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Rolando Hinojosa-Smith, award-winning Hispanic novelist, dies at 93
A Texan raised in two cultures in the Rio Grande Valley border county, he wrote 15 novels about the area and became a major figure in Chicano literature.

by Richard Sandomir



NEW YORK, NY.- Rolando Hinojosa-Smith, a charismatic, award-winning writer who created a fictional version of the lower Rio Grande Valley of Texas, where he was raised by Anglo and Hispanic parents, as the backdrop for 15 novels set in a border land like his own, died on April 19 in Cedar Park, Texas, a suburb of Austin. He was 93.

His daughter Clarissa Hinojosa said the cause of his death, in a memory care center, was complications of dementia.

A major figure in Chicano literature along with Tomás Rivera, Sandra Cisneros, Rudolfo Anaya and others, Hinojosa-Smith wrote stories in Spanish and English about race, power, class, money and war in Belken County, creating a vivid world that mirrored his own life.

In 2014, he received the National Book Critics Circle’s Ivan Landrof award for lifetime achievement. The award called him the “dean of Chicano authors.”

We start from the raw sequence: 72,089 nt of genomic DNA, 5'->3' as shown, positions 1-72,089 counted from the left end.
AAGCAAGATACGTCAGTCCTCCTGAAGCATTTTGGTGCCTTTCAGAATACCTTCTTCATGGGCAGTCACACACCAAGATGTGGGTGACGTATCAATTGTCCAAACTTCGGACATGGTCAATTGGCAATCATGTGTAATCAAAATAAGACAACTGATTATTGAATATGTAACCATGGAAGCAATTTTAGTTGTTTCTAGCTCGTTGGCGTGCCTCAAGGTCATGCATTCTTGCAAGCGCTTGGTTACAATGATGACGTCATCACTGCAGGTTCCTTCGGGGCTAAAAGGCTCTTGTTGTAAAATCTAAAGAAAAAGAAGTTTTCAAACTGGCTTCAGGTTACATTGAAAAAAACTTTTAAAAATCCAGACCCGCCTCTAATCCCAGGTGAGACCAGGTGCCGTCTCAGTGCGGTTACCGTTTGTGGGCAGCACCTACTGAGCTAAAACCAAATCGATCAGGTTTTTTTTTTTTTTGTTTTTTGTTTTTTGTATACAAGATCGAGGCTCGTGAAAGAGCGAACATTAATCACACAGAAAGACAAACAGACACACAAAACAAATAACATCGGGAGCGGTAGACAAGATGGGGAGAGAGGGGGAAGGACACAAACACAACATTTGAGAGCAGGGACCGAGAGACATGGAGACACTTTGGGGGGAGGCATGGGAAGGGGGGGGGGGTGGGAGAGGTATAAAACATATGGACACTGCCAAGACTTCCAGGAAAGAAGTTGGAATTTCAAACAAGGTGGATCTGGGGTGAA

Characters recurred in stories that he told through conventional narratives and in letters, poems, short character sketches, legal documents, logs and diaries.

“That’s the beauty of the novel,” Hinojosa-Smith was quoted as saying about his literary experimentation in a profile in Kirkus Reviews in 2014. “Novel means something new, and I’ve taken advantage of that.”

His books reflected his awareness of the differences and similarities among Hispanic and white people. They also reflected his enduring respect for the parents who had encouraged him to read widely.

“I was not ashamed of my parents after I received my education, for I was not ashamed of them before I acquired one,” he said in a 1982 speech to the Texas Library Association. “In short,” he added, “they were my parents, and I their son, and I was not going to write about them or about our mutual culture as if they were pieces of some half-baked mosaic.”

Hinojosa-Smith, a professor of literature at the University of Texas at Austin for 35 years, began his “Klail City Death Trip” series in 1972 with “Estampas del Valle y Otras Obras” (published in English in 1983 as “The Valley”), which won the Premio Quinto Sol in 1973 for the best work of fiction by a Chicano writer.

Three years later, he earned the prestigious Casa de las Américas Prize, which honors Latin American writers, for the novel “Klail City y Sus Alrededores,” which would be titled “Klail City” when it was published years later in English.

“He captured people in realistic ways that reflected their humanity,” Jaime Mejia, a professor of Chicano literature at Texas State University in San Marcos, said by phone. “He could convey their humor and tragedy whether they were working class, middle class, petty, loyal, honest or pretentious.”




In “Dear Rafe” (1985), Hinojosa-Smith chronicled a white power broker’s machinations to control the politics and economics of Klail City.